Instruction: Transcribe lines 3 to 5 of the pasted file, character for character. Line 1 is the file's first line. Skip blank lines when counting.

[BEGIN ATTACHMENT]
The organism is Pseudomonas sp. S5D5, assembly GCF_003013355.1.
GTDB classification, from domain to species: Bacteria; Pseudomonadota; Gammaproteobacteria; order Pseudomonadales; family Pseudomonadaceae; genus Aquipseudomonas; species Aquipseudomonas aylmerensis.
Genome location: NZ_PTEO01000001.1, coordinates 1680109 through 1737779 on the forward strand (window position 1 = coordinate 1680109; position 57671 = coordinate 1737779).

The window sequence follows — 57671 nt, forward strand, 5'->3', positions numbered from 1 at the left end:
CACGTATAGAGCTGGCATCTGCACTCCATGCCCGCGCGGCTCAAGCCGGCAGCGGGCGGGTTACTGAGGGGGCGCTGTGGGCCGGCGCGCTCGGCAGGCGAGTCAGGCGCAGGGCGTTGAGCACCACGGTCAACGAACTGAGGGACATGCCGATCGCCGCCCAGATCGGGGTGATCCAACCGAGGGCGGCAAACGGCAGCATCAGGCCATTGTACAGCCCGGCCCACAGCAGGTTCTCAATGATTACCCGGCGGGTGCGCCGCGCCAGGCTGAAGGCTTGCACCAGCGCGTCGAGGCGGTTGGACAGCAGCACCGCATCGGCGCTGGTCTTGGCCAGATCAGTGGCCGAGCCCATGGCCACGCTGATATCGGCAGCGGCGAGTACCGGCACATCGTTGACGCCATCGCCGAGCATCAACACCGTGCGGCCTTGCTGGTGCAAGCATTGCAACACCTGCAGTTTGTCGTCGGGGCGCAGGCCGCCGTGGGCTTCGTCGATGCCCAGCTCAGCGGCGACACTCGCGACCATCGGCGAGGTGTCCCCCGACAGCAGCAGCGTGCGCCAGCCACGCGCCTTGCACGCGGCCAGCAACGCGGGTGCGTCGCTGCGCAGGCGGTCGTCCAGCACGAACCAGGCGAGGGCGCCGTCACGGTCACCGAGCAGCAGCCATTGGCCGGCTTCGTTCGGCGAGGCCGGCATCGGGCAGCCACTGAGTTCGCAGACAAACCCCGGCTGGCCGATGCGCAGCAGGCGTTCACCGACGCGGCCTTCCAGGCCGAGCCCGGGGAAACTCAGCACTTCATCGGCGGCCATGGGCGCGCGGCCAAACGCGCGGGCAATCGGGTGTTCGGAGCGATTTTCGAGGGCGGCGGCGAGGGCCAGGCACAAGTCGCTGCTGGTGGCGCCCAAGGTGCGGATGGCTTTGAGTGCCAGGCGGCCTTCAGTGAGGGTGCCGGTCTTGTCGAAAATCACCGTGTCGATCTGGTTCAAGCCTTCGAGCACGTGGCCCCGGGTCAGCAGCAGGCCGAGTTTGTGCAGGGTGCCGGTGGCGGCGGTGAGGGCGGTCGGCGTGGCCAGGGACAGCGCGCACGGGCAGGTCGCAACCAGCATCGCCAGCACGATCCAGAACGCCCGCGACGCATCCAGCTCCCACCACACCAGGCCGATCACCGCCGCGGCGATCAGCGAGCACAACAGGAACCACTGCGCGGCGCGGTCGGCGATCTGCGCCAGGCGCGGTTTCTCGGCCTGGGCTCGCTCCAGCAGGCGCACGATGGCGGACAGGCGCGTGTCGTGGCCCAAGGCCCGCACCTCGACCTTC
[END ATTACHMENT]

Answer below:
Genome location: NZ_PTEO01000001.1, coordinates 1680109 through 1737779 on the forward strand (window position 1 = coordinate 1680109; position 57671 = coordinate 1737779).

The window sequence follows — 57671 nt, forward strand, 5'->3', positions numbered from 1 at the left end:
CACGTATAGAGCTGGCATCTGCACTCCATGCCCGCGCGGCTCAAGCCGGCAGCGGGCGGGTTACTGAGGGGGCGCTGTGGGCCGGCGCGCTCGGCAGGCGAGTCAGGCGCAGGGCGTTGAGCACCACGGTCAACGAACTGAGGGACATGCCGATCGCCGCCCAGATCGGGGTGATCCAACCGAGGGCGGCAAACGGCAGCATCAGGCCATTGTACAGCCCGGCCCACAGCAGGTTCTCAATGATTACCCGGCGGGTGCGCCGCGCCAGGCTGAAGGCTTGCACCAGCGCGTCGAGGCGGTTGGACAGCAGCACCGCATCGGCGCTGGTCTTGGCCAGATCAGTGGCCGAGCCCATGGCCACGCTGATATCGGCAGCGGCGAGTACCGGCACATCGTTGACGCCATCGCCGAGCATCAACACCGTGCGGCCTTGCTGGTGCAAGCATTGCAACACCTGCAGTTTGTCGTCGGGGCGCAGGCCGCCGTGGGCTTCGTCGATGCCCAGCTCAGCGGCGACACTCGCGACCATCGGCGAGGTGTCCCCCGACAGCAGCAGCGTGCGCCAGCCACGCGCCTTGCACGCGGCCAGCAACGCGGGTGCGTCGCTGCGCAGGCGGTCGTCCAGCACGAACCAGGCGAGGGCGCCGTCACGGTCACCGAGCAGCAGCCATTGGCCGGCTTCGTTCGGCGAGGCCGGCATCGGGCAGCCACTGAGTTCGCAGACAAACCCCGGCTGGCCGATGCGCAGCAGGCGTTCACCGACGCGGCCTTCCAGGCCGAGCCCGGGGAAACTCAGCACTTCATCGGCGGCCATGGGCGCGCGGCCAAACGCGCGGGCAATCGGGTGTTCGGAGCGATTTTCGAGGGCGGCGGCGAGGGCCAGGCACAAGTCGCTGCTGGTGGCGCCCAAGGTGCGGATGGCTTTGAGTGCCAGGCGGCCTTCAGTGAGGGTGCCGGTCTTGTCGAAAATCACCGTGTCGATCTGGTTCAAGCCTTCGAGCACGTGGCCCCGGGTCAGCAGCAGGCCGAGTTTGTGCAGGGTGCCGGTGGCGGCGGTGAGGGCGGTCGGCGTGGCCAGGGACAGCGCGCACGGGCAGGTCGCAACCAGCATCGCCAGCACGATCCAGAACGCCCGCGACGCATCCAGCTCCCACCACACCAGGCCGATCACCGCCGCGGCGATCAGCGAGCACAACAGGAACCACTGCGCGGCGCGGTCGGCGATCTGCGCCAGGCGCGGTTTCTCGGCCTGGGCTCGCTCCAGCAGGCGCACGATGGCGGACAGGCGCGTGTCGTGGCCCAAGGCCCGCACCTCGACCTTC